John had been ill for some time, however his passing today has shocked the Villager community.
Villager FC President Bossie Clarke paid tribute to Gainsford.
“John’s passing has deeply saddened us,” said Clarke. “He was and forever will remain a legend of not only Villager FC but also of Western Province and the Boks. John was adored by the local fans and his record speaks for itself. We offer our heartfelt sympathies to John’s family.”
John was born in Germiston to John and Enid Gainsford. His mother had swum for New South Wales and was related to Wallabies Ron Bülmann and Cyril Burke. Gainsford grew up in Lansdowne and went to what was then Lansdowne High School and now is Windsor High, where he played hooker to start with and then scrumhalf and then centre. He was the star of the school, head boy, captain of rugby, excelling in cricket, athletics and academic.
After school he went to the local club, Villager FC and played centre. He was 19 when he played his first match for Western Province at the age of 19 and 20 when he went on the Junior Springbok tour to Argentina in 1959 and 21 the next year when he played his first Test – against Scotland in Port Elizabeth. Later that year he made his Springbok debut in a Test series against New Zealand and soon after he proved to be the star player in the Springboks’ five-Test tour of Europe.
Gainsford went on to establish himself as one of the greatest centres of his generation due to his powerful bursts and rock-solid defence. He earned 33 Test caps and scored eight tries during his Springbok career between 1960 and 1967, playing in 71 Springbok matches in total (including tour matches). He surpassed the record of 28 Test matches by Johan Claassen to become the most capped Springbok – and remained the most capped Springbok centre until as recently as 2001 when his record was finally overtaken by Japie Mulder.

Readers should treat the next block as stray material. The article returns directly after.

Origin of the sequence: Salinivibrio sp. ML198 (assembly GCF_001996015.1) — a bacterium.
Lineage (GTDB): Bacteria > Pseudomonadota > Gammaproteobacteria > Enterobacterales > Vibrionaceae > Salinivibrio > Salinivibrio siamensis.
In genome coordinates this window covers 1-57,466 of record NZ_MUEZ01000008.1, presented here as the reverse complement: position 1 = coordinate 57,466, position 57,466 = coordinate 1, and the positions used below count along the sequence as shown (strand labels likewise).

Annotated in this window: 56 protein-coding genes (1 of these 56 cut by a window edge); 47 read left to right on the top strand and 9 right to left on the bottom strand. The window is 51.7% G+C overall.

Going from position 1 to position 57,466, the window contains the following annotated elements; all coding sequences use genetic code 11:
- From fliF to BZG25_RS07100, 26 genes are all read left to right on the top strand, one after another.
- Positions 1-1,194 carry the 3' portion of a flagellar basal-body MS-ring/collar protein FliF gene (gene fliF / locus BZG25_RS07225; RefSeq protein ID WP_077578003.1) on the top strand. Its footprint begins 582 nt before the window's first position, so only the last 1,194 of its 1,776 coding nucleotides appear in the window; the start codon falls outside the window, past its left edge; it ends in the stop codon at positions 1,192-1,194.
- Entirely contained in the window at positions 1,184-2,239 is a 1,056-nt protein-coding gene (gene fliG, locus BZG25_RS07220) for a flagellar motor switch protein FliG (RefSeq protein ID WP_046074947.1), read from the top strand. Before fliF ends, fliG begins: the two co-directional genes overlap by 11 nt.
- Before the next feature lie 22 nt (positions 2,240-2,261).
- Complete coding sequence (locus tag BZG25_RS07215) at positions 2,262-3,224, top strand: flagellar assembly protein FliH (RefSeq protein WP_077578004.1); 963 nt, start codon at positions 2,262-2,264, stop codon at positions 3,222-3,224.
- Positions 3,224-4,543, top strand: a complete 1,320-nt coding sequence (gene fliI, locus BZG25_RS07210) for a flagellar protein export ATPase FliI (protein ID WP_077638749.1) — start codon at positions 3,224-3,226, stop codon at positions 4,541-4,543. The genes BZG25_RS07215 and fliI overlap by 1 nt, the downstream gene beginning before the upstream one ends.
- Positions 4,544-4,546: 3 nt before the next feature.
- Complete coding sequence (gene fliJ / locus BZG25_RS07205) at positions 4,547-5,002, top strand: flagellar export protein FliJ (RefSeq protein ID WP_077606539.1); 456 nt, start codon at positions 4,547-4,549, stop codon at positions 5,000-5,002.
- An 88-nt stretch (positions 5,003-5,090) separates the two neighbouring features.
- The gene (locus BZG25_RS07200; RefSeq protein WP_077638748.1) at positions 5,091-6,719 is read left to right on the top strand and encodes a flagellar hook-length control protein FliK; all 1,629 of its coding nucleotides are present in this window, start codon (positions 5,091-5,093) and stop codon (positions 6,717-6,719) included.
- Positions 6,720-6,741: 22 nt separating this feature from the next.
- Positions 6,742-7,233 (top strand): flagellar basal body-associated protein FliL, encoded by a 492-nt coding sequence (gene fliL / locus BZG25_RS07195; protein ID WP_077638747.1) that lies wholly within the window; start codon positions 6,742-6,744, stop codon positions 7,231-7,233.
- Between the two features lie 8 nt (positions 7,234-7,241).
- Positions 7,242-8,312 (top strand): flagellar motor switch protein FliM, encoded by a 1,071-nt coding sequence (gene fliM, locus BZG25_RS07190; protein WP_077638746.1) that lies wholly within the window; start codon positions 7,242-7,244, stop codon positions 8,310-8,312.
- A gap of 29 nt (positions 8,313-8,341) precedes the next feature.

Gainsford was also a Province man through and through. He played for them 46 times, which was a vast number in those days, and he played from 1958 to 1967 without being dropped. He was the Province captain in 1966 when they won the Currie Cup.
One of his most notable achievements was the two tries he scored during the 1962 British Lions tour, which contributed to the Springboks’ series victory.
Following his playing days he coached Western Province and later became a member of the Western Province Rugby Union executive. On the professional side of his life John teamed up with fellow Villager team mate and firm friend Dave Stewart, where together with Jan Pickard and Eric Logan, they took over Logans Sports (now Sportsmans Warehouse) and developed it.
“I would like to extend my sincere condolences to the Gainsford family for their loss.” said Hoskins “John was a superstar of his generation and a he will go down in history as one of the greatest Springboks to have played the sport. He believed that rugby was played to be won, and he demonstrated this on the field with his line breaks, raw pace and power. I met him on many occasions. He was a great man.”
Gainsford is survived by his wife Shona, children Murray, Lindsay, Kirk and Shona-Leigh and 11 grandchildren.
Remembering John Gainsford
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